The oldest railway line in India plans to unveil a rare collection of books, which speak of a time gone by
There is treasure hidden inside the 125-year-old Central Railway building, and we are not talking about the Gothic architecture of the heritage monument. Central Railways will soon unveil its collection of books, with texts from 1890 to 1920, which tell the story of Indian Railways.
A spread inside the Indian State Railway magazine
Coincidentally, CR is India's first railway line. It started chugging in 1853, which was erstwhile called the Great Indian Peninsular Railway (GIPR). The CR authority, which is headquartered inside the UNESCO World Heritage building of Chhatrapati Shivaji Terminus (CST), has decided to collate books dating back to the British era.
"I have asked various departments to find old books with historical value. We will create a library and also digitise them," said AK Srivastava, Additional General Manager, Central Railway. For starters, CR is looking to retrieve 40-odd books.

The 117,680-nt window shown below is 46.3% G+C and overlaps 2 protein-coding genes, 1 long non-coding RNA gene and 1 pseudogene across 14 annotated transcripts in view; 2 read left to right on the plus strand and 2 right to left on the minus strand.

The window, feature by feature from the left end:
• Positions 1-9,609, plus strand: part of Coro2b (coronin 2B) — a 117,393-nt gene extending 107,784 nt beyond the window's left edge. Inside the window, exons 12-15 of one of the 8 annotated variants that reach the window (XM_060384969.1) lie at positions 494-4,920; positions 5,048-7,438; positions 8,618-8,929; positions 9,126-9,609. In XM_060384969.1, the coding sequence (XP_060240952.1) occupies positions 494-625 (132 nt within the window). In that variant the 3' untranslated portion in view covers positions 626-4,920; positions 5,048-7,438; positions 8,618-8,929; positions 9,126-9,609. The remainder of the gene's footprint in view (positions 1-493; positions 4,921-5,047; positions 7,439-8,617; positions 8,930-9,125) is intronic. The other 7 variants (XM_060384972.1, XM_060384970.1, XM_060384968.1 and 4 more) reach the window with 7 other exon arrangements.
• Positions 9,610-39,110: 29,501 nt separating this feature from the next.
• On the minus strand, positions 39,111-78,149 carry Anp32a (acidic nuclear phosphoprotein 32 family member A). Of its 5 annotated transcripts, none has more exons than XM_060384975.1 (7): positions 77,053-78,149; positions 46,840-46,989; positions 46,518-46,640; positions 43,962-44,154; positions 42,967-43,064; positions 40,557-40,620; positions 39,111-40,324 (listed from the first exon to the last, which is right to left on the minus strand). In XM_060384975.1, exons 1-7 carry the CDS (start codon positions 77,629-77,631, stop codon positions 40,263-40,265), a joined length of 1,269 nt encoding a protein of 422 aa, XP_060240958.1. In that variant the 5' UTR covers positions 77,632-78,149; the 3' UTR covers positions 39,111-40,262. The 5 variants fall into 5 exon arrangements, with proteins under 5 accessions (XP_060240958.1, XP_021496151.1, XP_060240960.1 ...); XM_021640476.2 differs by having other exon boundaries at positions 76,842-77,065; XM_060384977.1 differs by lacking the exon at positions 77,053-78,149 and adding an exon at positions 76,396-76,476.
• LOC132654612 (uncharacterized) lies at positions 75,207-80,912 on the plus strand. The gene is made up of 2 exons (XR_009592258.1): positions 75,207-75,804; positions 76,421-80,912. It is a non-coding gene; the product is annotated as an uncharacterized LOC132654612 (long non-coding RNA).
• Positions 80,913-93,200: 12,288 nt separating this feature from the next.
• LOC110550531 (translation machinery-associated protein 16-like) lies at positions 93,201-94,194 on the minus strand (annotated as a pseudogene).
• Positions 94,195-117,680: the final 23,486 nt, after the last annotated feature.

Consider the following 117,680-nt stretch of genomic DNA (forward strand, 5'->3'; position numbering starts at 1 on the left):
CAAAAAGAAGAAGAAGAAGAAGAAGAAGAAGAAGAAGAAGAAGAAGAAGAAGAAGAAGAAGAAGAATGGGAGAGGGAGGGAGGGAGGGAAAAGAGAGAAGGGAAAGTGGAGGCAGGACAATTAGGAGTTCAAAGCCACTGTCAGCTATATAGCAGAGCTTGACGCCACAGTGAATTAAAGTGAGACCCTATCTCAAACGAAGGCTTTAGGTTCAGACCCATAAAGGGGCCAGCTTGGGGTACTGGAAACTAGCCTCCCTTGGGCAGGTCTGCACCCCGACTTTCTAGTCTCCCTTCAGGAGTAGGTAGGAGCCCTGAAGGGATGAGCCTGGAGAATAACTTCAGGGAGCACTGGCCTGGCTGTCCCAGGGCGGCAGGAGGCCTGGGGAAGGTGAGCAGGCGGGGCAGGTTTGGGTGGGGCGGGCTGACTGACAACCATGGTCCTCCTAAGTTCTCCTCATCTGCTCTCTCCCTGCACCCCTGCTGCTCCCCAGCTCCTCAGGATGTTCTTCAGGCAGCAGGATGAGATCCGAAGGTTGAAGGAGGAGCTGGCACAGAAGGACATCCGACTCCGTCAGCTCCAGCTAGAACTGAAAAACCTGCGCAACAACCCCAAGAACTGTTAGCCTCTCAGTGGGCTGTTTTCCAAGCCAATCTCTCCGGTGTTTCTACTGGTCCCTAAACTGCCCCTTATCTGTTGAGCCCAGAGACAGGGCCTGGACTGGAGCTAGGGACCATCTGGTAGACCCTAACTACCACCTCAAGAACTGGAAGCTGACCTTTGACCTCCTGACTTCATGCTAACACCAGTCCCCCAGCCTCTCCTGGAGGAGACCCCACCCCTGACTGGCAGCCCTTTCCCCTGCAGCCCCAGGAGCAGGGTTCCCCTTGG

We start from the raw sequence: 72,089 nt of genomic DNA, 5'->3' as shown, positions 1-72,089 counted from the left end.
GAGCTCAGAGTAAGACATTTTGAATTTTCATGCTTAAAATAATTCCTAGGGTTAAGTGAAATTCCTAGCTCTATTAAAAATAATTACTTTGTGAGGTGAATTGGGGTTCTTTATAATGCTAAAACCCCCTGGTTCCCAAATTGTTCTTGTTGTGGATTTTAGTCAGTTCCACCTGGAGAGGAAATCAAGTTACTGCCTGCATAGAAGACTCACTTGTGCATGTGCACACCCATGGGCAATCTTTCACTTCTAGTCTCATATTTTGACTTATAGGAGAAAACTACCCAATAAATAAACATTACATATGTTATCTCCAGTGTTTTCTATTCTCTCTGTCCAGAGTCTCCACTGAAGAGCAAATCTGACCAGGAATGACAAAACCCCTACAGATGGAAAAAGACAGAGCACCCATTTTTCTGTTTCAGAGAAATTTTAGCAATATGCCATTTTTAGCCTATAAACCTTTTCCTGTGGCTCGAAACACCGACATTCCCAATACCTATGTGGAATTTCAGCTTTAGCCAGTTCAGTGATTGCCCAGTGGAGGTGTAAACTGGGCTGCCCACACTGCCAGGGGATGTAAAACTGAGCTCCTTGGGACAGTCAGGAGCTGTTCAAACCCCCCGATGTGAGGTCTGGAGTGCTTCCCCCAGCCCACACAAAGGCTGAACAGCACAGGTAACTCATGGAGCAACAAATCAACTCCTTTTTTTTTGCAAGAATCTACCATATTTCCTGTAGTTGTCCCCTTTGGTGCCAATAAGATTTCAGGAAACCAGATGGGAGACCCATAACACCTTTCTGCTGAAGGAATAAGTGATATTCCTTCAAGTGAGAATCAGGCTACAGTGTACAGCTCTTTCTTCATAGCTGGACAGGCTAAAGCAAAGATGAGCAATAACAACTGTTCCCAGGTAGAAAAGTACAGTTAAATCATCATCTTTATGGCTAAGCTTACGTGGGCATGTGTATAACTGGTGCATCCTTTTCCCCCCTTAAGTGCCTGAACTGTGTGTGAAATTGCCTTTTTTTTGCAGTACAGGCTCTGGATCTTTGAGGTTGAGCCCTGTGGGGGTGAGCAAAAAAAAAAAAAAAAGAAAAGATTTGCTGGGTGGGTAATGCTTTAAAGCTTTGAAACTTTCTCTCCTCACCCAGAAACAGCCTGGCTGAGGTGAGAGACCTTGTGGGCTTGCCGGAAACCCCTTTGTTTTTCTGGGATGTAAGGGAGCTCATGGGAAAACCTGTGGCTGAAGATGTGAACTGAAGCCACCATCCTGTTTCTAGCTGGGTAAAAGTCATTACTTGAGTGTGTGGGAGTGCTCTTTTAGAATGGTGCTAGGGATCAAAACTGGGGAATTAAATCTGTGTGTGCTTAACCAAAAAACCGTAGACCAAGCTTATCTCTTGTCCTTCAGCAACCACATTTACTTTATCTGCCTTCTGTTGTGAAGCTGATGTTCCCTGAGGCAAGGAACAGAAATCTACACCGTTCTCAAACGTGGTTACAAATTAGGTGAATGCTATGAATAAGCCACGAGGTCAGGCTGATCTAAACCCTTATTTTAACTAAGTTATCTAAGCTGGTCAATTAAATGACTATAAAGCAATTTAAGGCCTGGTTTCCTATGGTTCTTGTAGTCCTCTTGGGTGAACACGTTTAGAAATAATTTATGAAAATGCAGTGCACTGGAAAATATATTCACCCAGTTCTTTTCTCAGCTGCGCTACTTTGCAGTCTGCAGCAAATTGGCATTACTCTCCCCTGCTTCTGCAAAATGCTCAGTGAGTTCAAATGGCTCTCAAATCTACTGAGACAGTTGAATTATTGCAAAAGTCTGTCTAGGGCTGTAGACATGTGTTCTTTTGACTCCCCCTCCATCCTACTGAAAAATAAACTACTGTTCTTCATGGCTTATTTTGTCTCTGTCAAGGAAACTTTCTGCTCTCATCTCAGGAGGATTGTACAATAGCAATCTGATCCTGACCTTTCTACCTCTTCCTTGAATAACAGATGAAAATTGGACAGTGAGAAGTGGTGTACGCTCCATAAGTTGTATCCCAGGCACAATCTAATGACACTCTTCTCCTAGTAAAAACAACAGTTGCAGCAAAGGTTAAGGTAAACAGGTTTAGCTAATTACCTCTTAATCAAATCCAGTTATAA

"We want these books to be part of the heritage week which falls in July," said another CR official. The railways is planning a 'heritage calendar' for the year, starting July 4, the day UNESCO conferred the World Heritage tag on CST. Heritage walks, exhibitions, conferences and other events will be organised as part of the week.
Anupam Sah, Head of Conservation, Chhatrapati Shivaji Maharaj Vastu Sanghralaya, said, "The Railways deciding to preserve these books is a positive start. Preservation is a three-pronged process, consisting of preventive conservation, remedial conservation and digitisation." Rajendra Aklekar, author of a book on the heritage of Indian Railways, said this was a much-required step. "If not a physical archieve, the Railways should at least create an online museum. The first railway line of India deserves better."
One of the magazines, volume XII of G.I.P Railway magazine, was published in Bombay on January 1, 1925, and was priced at 4 annas.
It displays a full-page black and white photograph of men dressed in suits and turbans and women in long skirts and a feathered overcoats.
The article talks of the then-Viceroy's visit to the Ajanta Ellora caves.
There is also an advertisement on real estate wherein a plot of land is quoted at a mere 'R3 to R6-8 per square yard'. This plot was available at Khar.
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